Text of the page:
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    #21 Thread Author
    Quote Originally Posted by Klaas van Aarsen View Post
    I didn't check them all, but indeed it can't be right that $2$ is in this list twice, nor that it maps to two different elements.
    Why is it in the list twice?
    We start from the right-most cycle, right? Then we have the element $2$ and see that this goes to $4$ and $4$ goes to $9$, so $2$ goes to $9$.
    At the second cycle we have again the element $2$. When we reach this cycle do we check again the element $2$ ?

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    #22
    Quote Originally Posted by mathmari View Post
    We start from the right-most cycle, right? Then we have the element $2$ and see that this goes to $4$ and $4$ goes to $9$, so $2$ goes to $9$.
    At the second cycle we have again the element $2$. When we reach this cycle do we check again the element $2$ ?
    No.
    When we consider the image of an element such as $2$, we must evaluate all cycles from right to left. We are not supposed to start in the middle.

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    #23 Thread Author
    Ok !!

    Now I think I got the right results :

    $\pi_4=\pi_1\circ\pi_2=(14\ 13) \ (6\ 3\ 2\ 9\ 1)\ (12\ 8\ 7\ 4\ 5)$

    $\pi_5=\pi_2\circ\pi_3=(1\ 4) \ (2\ 8\ 11\ 12\ 6\ 7)\ (13\ 14)$

    $\pi_6=\pi_2\circ\pi_1=(3 \ 4 \ 9 \ 12\ 1) \ (2\ 5\ 8\ 6\ 7)\ (13 \ 14)$

    For the signum we have to write each permutation as a product of cycles of two elements, right? How can we do that?

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    #24
    Quote Originally Posted by mathmari View Post
    For the signum we have to write each permutation as a product of cycles of two elements, right? How can we do that?
    We can write $(a\,b\,c\,d)$ for instance as either $(a\,d)(a\,c)(a\,b)$ or $(a\,b)(b\,c)(c\,d)$.

    Note that more generally a cycle with an even number of elements can be written as an odd number of 2-cycles (signum -1).
    And a cycle with an odd number of elements can be written as an even number of 2-cycles (signum +1).

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    #25 Thread Author
    I am looking aagain at the previous question, at the calculation of $\pi_4$. Do we get the same results if we use the initially given $\pi_1$ and $\pi_2$ and the same if we use the cycle decomposition of them?

    I get the following from the cycle decomposition:

    $\pi_1=(8 \ 6 \ 12)\ (1 \ 9 \ 4 \ 2 \ 3 )$

    $\pi_2=(7 \ 8 \ 5 \ 4 \ 2)\ (6 \ 12 \ 1 ) \ (14 \ 13)$

    $\pi_4=\pi_1\circ\pi_2=(8 \ 6 \ 12)\ (1 \ 9 \ 4 \ 2 \ 3 ) \ (7 \ 8 \ 5 \ 4 \ 2)\ (6 \ 12 \ 1 ) \ (14 \ 13)$

    $14\rightarrow 13$

    $13\rightarrow 14$

    $6\rightarrow 12\rightarrow 8$

    $12\rightarrow 1\rightarrow 9$

    $1\rightarrow 6\rightarrow 12$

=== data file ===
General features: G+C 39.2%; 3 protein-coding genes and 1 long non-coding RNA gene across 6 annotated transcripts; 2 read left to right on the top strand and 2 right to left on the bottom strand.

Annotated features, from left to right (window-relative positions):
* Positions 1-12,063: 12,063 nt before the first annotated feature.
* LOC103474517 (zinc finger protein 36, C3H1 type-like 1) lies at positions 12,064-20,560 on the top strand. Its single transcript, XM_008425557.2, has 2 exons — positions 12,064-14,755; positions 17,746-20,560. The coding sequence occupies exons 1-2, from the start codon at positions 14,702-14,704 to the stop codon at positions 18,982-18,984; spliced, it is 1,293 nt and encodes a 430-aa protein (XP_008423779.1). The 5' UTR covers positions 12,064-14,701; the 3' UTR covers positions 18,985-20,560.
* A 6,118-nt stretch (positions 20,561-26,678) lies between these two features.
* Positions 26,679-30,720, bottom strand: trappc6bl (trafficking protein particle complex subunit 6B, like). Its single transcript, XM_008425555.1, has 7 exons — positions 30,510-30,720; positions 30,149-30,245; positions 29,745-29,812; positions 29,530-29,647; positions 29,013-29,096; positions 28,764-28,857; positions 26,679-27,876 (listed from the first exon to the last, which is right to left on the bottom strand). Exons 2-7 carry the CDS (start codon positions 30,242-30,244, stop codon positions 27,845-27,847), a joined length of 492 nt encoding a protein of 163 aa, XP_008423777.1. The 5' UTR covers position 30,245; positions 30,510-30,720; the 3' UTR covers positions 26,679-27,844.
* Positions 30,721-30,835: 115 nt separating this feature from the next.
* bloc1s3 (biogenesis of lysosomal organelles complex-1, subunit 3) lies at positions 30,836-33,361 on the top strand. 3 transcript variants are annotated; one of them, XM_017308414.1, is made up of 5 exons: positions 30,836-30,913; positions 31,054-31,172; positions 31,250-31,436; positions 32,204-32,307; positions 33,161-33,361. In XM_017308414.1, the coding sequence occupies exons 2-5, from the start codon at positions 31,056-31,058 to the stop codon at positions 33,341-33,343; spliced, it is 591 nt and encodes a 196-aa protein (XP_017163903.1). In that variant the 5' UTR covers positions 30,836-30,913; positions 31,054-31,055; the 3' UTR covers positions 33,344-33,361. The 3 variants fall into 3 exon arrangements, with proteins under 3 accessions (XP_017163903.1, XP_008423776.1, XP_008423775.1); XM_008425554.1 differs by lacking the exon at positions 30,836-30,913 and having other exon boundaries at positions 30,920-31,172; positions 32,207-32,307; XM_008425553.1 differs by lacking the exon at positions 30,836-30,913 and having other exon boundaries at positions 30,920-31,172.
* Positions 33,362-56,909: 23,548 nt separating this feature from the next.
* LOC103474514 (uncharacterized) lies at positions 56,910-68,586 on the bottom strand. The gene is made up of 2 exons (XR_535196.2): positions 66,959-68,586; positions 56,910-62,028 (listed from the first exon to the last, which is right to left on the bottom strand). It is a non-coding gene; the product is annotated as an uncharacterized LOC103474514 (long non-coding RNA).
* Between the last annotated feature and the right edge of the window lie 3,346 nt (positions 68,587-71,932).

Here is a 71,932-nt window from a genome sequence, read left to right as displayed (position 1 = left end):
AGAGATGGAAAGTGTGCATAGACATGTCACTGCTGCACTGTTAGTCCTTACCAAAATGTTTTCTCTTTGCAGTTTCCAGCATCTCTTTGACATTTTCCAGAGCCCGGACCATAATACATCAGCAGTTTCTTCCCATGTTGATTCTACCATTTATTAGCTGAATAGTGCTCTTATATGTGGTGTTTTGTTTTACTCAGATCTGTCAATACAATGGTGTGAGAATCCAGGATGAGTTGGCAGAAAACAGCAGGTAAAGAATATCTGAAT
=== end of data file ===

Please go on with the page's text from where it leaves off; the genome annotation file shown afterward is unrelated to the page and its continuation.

$7\rightarrow 8\rightarrow 6$

    $8\rightarrow 5$

    $5\rightarrow 4\rightarrow 2$

    $4\rightarrow 2\rightarrow 3$

    $2\rightarrow 7$

    $9\rightarrow 4$

    $3\rightarrow 1$

    So $\pi_4=(14 \ 13) \ (6 \ 8 \ 5 \ 2 \ 7) \ (12 \ 9 \ 4 \ 3 \ 1) $.



    And from the initially given forms:

    $\pi_1=(1 \ 2\ 4 \ 9)\ (1\ 3)\ (6 \ 8 \ 12)$

    $\pi_2=(2 \ 4\ 5 \ 8 \ 7)\ ( 1 \ 12 \ 6) \ (13 \ 14)$

    $\pi_4=\pi_1\circ\pi_2=(1 \ 2\ 4 \ 9)\ (1\ 3)\ (6 \ 8 \ 12) \ (2 \ 4\ 5 \ 8 \ 7)\ ( 1 \ 12 \ 6) \ (13 \ 14)$

    $13 \rightarrow 14$

    $14\rightarrow 13$

    $1\rightarrow 12 \rightarrow 6$

    $12\rightarrow 6\rightarrow 8$

    $6\rightarrow 1 \rightarrow 3$

    $2\rightarrow 4\rightarrow 9$

    $4\rightarrow 5$

    $5\rightarrow 8\rightarrow 12$

    $8\rightarrow 7$

    $7\rightarrow 2\rightarrow 4$

    $3\rightarrow 1\rightarrow 2$

    $9\rightarrow 1$

    So $\pi_4=(13 \ 14) \ (1 \ 6 \ 3 \ 2 \ 9 ) \ (12 \ 8 \ 7 \ 4 \ 5)$.


    Have I done something wrong or is it correct that we get different results?

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    #26
    The original $\pi_2$ was already disjoint and contained (1 12 6). But it's not like that in both your cases, is it?

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    #27 Thread Author
    Quote Originally Posted by Klaas van Aarsen View Post
    The original $\pi_2$ was already disjoint and contained (1 12 6). But it's not like that in both your cases, is it?
    What do you mean? I got stuck right now.

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    #28
    Quote Originally Posted by mathmari View Post
    I get the following from the cycle decomposition:

    $\pi_1=(8 \ 6 \ 12)\ (1 \ 9 \ 4 \ 2 \ 3 )$

    $\pi_2=(7 \ 8 \ 5 \ 4 \ 2)\ (6 \ 12 \ 1 ) \ (14 \ 13)$
    You wrote (6 12 1) here.

    Quote Originally Posted by mathmari View Post
    And from the initially given forms:

    $\pi_1=(1 \ 2\ 4 \ 9)\ (1\ 3)\ (6 \ 8 \ 12)$

    $\pi_2=(2 \ 4\ 5 \ 8 \ 7)\ ( 1 \ 12 \ 6) \ (13 \ 1
    4)$
    And you wrote (1 12 6) here.
    Shouldn't they be the same?

    Did you perhaps accidentally write $\pi_2^{-1}$ instead of the decomposition?

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    #29 Thread Author
    Quote Originally Posted by Klaas van Aarsen View Post
    You wrote (6 12 1) here.



    And you wrote (1 12 6) here.
    Shouldn't they be the same?

    Did you perhaps accidentally write $\pi_2^{-1}$ instead of the decomposition?
    Oh yes, you are right! I used theinverse accidentaly.

    So we get the same result using the initial permutation and the cycle decomposition of it.

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